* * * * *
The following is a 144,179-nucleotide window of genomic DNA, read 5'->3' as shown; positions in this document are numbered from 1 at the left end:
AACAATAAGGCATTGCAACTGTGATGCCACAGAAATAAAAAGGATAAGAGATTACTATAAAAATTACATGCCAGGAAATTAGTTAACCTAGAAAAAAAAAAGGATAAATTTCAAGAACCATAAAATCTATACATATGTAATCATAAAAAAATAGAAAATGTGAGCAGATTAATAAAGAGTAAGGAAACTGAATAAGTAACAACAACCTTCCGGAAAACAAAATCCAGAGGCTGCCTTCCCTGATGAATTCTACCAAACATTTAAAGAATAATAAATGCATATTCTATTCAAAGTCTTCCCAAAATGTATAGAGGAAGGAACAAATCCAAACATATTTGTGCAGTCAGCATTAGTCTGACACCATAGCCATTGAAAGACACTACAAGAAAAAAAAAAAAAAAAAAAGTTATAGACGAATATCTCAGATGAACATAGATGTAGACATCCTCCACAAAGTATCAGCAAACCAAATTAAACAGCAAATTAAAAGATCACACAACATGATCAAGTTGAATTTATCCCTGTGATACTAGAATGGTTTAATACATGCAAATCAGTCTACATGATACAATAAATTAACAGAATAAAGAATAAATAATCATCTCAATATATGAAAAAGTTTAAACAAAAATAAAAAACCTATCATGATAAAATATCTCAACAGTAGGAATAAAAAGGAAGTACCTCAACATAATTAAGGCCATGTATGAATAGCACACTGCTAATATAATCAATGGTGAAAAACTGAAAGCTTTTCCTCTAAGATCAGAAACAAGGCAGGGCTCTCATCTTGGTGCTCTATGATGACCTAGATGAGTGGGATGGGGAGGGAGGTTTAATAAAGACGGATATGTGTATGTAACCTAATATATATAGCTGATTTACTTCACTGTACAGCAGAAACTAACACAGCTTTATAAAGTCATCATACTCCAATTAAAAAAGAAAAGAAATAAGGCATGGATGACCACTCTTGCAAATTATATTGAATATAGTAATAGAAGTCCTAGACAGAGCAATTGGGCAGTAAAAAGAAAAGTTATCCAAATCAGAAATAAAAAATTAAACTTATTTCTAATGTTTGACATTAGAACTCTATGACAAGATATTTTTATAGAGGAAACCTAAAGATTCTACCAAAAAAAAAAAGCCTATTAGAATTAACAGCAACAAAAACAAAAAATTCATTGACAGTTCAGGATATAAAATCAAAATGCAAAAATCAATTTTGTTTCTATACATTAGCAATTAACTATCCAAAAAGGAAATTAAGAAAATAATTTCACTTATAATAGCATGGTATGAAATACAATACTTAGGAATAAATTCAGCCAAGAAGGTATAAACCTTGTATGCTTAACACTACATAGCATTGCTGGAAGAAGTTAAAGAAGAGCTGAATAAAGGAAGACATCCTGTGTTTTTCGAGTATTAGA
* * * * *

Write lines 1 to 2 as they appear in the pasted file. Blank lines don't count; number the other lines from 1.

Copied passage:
The following is a 144,179-nucleotide window of genomic DNA, read 5'->3' as shown; positions in this document are numbered from 1 at the left end:
AACAATAAGGCATTGCAACTGTGATGCCACAGAAATAAAAAGGATAAGAGATTACTATAAAAATTACATGCCAGGAAATTAGTTAACCTAGAAAAAAAAAAGGATAAATTTCAAGAACCATAAAATCTATACATATGTAATCATAAAAAAATAGAAAATGTGAGCAGATTAATAAAGAGTAAGGAAACTGAATAAGTAACAACAACCTTCCGGAAAACAAAATCCAGAGGCTGCCTTCCCTGATGAATTCTACCAAACATTTAAAGAATAATAAATGCATATTCTATTCAAAGTCTTCCCAAAATGTATAGAGGAAGGAACAAATCCAAACATATTTGTGCAGTCAGCATTAGTCTGACACCATAGCCATTGAAAGACACTACAAGAAAAAAAAAAAAAAAAAAAGTTATAGACGAATATCTCAGATGAACATAGATGTAGACATCCTCCACAAAGTATCAGCAAACCAAATTAAACAGCAAATTAAAAGATCACACAACATGATCAAGTTGAATTTATCCCTGTGATACTAGAATGGTTTAATACATGCAAATCAGTCTACATGATACAATAAATTAACAGAATAAAGAATAAATAATCATCTCAATATATGAAAAAGTTTAAACAAAAATAAAAAACCTATCATGATAAAATATCTCAACAGTAGGAATAAAAAGGAAGTACCTCAACATAATTAAGGCCATGTATGAATAGCACACTGCTAATATAATCAATGGTGAAAAACTGAAAGCTTTTCCTCTAAGATCAGAAACAAGGCAGGGCTCTCATCTTGGTGCTCTATGATGACCTAGATGAGTGGGATGGGGAGGGAGGTTTAATAAAGACGGATATGTGTATGTAACCTAATATATATAGCTGATTTACTTCACTGTACAGCAGAAACTAACACAGCTTTATAAAGTCATCATACTCCAATTAAAAAAGAAAAGAAATAAGGCATGGATGACCACTCTTGCAAATTATATTGAATATAGTAATAGAAGTCCTAGACAGAGCAATTGGGCAGTAAAAAGAAAAGTTATCCAAATCAGAAATAAAAAATTAAACTTATTTCTAATGTTTGACATTAGAACTCTATGACAAGATATTTTTATAGAGGAAACCTAAAGATTCTACCAAAAAAAAAAAGCCTATTAGAATTAACAGCAACAAAAACAAAAAATTCATTGACAGTTCAGGATATAAAATCAAAATGCAAAAATCAATTTTGTTTCTATACATTAGCAATTAACTATCCAAAAAGGAAATTAAGAAAATAATTTCACTTATAATAGCATGGTATGAAATACAATACTTAGGAATAAATTCAGCCAAGAAGGTATAAACCTTGTATGCTTAACACTACATAGCATTGCTGGAAGAAGTTAAAGAAGAGCTGAATAAAGGAAGACATCCTGTGTTTTTCGAGTATTAGA